I told her that no, not every teacher in the school teaches in exactly the same way. We are not monolithic. I also told her that I am teaching for a deeper acquisition of the language, rather than the memorization for tests that almost never survives summer break. My kids will see all the forms in the past tense repeatedly (much more than a regular class) even if we aren’t conjugating. Honestly, I think my kids will be better prepared for any kind of class and I told her that.

    She was still concerned as she left, and on a certain level I can understand that. These kids come from a beginning MS level class that was all about conjugating, and most likely will be going back to that at the 2 level in high school. I am simply the freak in the middle doing my best to motivate kids, expose them to language, and hopefully help them acquire some basic structures. Would her kid be better off in the future grammar classes if she was in one right now? I would like to think not, but I don’t feel 100% confident in it.

  10. This kid needs to either be in another class or be doing a special side dish in the Amsco grammar book all year. You need to differentiate here. I vote for getting her out. Call the parent back, and set it up. See what happens.

  11. Interesting…I teach in a highly-educated, high-powered community where parents want to know everything! I haven’t done much of a demo in recent years, because giving 5 speeches in 75 minutes doesn’t give me a lot of time! But parents seem happy to hear what I have to say, because they can see at home what their kids are learning. I spoke about Krashen and TPRS at our last faculty meeting and had to admit that I fell on my face last year with my beginners with two parents among the faculty. It all worked out…and in the end, everyone is excited. I even have a family moving to Taiwan in January, and the mother even did research about TPRS for Chinese and French for her kids while they are away! Sometimes the proof is in the pudding…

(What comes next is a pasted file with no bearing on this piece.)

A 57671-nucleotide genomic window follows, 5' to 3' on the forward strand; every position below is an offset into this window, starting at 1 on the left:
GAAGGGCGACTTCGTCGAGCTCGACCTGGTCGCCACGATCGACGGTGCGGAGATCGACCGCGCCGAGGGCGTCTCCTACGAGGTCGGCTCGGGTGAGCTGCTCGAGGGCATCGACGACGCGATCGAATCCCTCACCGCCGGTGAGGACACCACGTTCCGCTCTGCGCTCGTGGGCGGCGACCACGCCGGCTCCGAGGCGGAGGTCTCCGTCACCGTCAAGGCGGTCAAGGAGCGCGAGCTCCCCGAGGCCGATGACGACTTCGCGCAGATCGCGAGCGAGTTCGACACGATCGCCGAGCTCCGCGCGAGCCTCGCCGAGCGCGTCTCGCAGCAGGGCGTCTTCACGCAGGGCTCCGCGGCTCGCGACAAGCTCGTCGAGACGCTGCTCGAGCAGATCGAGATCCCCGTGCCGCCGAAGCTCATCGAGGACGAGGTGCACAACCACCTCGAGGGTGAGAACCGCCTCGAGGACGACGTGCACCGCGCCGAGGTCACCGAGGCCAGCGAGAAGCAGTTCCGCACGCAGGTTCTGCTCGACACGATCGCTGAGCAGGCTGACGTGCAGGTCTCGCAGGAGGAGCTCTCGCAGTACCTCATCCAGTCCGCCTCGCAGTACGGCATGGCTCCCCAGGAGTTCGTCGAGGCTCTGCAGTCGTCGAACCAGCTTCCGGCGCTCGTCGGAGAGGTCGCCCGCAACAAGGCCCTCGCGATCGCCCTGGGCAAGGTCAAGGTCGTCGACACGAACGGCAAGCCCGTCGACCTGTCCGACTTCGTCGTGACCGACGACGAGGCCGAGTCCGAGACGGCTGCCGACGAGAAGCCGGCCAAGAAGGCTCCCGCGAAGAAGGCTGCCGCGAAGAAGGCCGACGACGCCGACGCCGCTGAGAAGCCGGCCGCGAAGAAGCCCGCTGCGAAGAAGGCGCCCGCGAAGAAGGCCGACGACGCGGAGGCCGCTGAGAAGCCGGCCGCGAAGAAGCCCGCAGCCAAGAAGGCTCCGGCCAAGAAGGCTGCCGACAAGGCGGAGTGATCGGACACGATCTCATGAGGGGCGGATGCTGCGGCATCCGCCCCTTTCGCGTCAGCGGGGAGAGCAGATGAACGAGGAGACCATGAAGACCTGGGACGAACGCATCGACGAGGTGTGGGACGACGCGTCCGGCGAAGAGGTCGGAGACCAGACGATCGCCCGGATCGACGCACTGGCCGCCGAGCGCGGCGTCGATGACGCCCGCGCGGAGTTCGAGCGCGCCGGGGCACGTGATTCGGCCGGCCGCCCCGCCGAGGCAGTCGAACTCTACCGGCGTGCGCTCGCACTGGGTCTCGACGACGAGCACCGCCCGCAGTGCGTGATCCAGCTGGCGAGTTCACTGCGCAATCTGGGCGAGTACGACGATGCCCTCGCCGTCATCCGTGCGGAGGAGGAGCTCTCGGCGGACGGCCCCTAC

12. …I fell on my face last year with my beginners with two parents….

    I’m not sure this was true. You will come to a point with this where you realized that it is not your job to convince, but their job to understand, to clarify, to listen to you with open and not judging heart.

    Keep fighting. You are one of the group who has taken this stuff – over little more than a year – and run with it. You are to be congratulated. You fearlessly sent in video.

    If anyone fell on their faces it was possibly those two parents. Who are they to judge you?

    1. Two of our teachers are also parents of current 5th graders. I admitted in front of them that I felt that my progress was less than adequate with that group. However, when one of those parents tells me her daughter fills out the grocery list in French and speaks to her in French and sees the year as a success for her daughter, I feel pretty good!

  13. I just came home from our parent night. I did the above-mentioned: wants to eat, is hungry, gives, has, tiger and giraffe. It worked! The parents seemed to really “get” the joy and fun that is possible in my classroom. We’ll see how well it sticks but I did hear parents say “I’d love to be in a classroom like this,” “That was fun”. A drop in the bucket I’d say, but I’ll allow myself one little pat on the back.

  14. Hmm. Which group to join? The crazies and the freaks or the old model of disciplined boneheads who think that life is meant to be hard and then you die. We are teachers, y’all, and we end up conveying the one or the other to our kids, who aren’t stupid and who get it. When we are teachers, we convey messages about life in spite of ourselves. So using comprehension based stories is not just a way of teaching, it’s a way to convey hope and success to kids, to show them that learning can be fun. Stories allow us to do that. They allow us to honor kids and allow them to have fun and experience success. The old way was not just a way to teach – it conveyed something deep about life to kids every day. It conveyed to kids that conjugating verbs and all that bullshit was important. It taught kids that they can be wrong. I like what the new way conveys more than what the old way conveys. The old way sucked. But to be able to do this, we have to maybe be crazy AND brave, Jen….

    1. Ditto! I think a lot parents are excited to see that we are approaching language in a different way. I have so many say to me that their kids feel good about French, and exactly what you said, Jennifer: “I wish my foreign language experience had been like this.” When they don’t see it, they are afraid of something different. But when they see how it works and if kids are engaged, then that’s half the battle.